Constructivism (1) Based on the work of Jean Piaget and Jerome Bruner, Lev Vygotsky. Constructivism views learning as a process in which the learner actively constructs or builds new ideas or concepts. We can distinguish between: • cognitive constructivism which is about how the individual learner understands things, in terms of developmental stages and learning styles, • social constructivism, which emphasises how meanings and understandings grow out of social encounters.
Constructivism(2) We can distinguish between: • cognitive constructivism which is about how the individual learner understands things, in terms of developmental stages and learning styles, • social constructivism, which emphasises how meanings and understandings grow out of social encounters.
Social constructivism - Vygostky • Contemporary notions of social constructivism derive from the work of Vygotsky and Bruner. • Vygotsky’s theory states that knowledge is co-constructed and that individuals learn from one another. It is called a social constructivist theory because in Vygotsky’s opinion the learner must be engaged in the learning process. Learning happens with the assistance of other people, thus contributing the social aspect of the theory.
Implications for teaching (1/2) • Learning should be whole, authentic, and "real": Piaget helps us to understand that meaning is constructed as children interact in meaningful ways with the world around them. Thus, That means less emphasis on isolated "skill" exercises that try to teach something like long division or end of sentence punctuation. Students still learn these things in cognitive classrooms, but they are more likely to learn them if they are engaged in meaningful activities (such as operating a class "store" or "bank" or writing and editing a class newspaper).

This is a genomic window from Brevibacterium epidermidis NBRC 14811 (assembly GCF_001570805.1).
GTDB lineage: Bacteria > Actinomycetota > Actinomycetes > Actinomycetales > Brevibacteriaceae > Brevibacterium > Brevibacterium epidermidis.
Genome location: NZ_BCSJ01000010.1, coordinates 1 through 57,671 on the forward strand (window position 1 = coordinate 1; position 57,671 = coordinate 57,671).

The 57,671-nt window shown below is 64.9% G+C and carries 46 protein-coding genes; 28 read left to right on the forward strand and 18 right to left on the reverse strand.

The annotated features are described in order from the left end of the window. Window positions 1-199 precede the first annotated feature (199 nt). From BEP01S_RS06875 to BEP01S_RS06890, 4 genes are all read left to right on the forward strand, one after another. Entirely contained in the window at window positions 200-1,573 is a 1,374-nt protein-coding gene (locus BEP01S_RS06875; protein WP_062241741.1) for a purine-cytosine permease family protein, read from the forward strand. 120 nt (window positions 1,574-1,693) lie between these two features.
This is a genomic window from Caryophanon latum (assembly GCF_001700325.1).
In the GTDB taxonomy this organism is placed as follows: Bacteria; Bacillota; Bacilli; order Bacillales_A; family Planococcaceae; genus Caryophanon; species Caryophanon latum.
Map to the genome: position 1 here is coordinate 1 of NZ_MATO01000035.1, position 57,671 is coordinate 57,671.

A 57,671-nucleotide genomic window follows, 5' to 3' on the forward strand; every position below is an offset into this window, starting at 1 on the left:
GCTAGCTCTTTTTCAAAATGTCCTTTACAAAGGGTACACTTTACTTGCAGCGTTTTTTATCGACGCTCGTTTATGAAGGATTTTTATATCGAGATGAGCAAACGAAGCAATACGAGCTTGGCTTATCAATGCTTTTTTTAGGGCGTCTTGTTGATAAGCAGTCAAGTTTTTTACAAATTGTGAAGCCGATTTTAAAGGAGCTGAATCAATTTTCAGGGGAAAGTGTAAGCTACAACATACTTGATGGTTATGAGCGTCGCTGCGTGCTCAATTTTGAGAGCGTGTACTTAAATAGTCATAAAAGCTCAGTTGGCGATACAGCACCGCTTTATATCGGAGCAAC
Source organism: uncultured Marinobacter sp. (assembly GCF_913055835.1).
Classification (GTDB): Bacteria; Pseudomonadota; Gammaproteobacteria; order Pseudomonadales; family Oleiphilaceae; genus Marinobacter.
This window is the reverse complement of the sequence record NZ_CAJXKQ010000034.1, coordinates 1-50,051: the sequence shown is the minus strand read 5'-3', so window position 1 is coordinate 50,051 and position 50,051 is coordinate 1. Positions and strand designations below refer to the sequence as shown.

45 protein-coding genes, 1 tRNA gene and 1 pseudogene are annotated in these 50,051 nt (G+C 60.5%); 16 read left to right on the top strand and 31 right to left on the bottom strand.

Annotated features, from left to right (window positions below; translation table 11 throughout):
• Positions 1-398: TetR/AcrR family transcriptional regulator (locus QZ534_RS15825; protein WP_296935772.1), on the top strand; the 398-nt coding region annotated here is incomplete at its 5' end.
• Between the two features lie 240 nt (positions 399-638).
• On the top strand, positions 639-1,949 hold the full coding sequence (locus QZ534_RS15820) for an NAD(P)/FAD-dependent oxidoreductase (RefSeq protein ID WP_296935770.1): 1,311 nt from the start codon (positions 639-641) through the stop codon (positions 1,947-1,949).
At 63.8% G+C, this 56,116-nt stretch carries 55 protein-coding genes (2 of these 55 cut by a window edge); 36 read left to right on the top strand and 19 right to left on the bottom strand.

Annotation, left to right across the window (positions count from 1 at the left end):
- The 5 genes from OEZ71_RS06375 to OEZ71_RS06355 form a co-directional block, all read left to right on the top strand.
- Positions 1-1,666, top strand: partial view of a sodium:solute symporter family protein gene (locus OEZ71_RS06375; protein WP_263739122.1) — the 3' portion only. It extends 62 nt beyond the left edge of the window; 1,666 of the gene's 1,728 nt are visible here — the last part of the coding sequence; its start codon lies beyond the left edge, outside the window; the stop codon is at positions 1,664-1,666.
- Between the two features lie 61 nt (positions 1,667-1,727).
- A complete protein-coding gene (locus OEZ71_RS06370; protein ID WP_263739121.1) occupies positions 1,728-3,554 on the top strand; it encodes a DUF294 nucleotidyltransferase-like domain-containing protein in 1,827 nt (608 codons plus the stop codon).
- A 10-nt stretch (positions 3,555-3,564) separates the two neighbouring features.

Implications for teaching (2/2) • The richer the experience, the more elaborate the cognitive structure development. • Materials and activities should be geared for the appropriate level of cognitive development.
Bibliography • Cummins, J. (1979a). Cognitive/academic language proficiency, linguistic interdependence, the optimal age question and some other matters. Working Papers in Bilingualism. No. 19 (pp. 197-205). Toronto: Ontario Institute for Studies in Education. • Ellis, R. (2003). The study of second language acquisition (10th ed.). Oxford: Oxford University Press. • Gass, S.,& Selinker, L. (2001). Second language acquisition (2nd ed.). Mahwah, NJ: Lawrence Erlbaum Associates. • Krashen, S. D. (1981). Second language acquisition and second language learning. Oxford: Pergamon press. • Thomas, W., & Collier, V. (1997). School effectiveness for language minority students. National Clearinghouse for Bilingual Education Resource Collection Series, No. 9.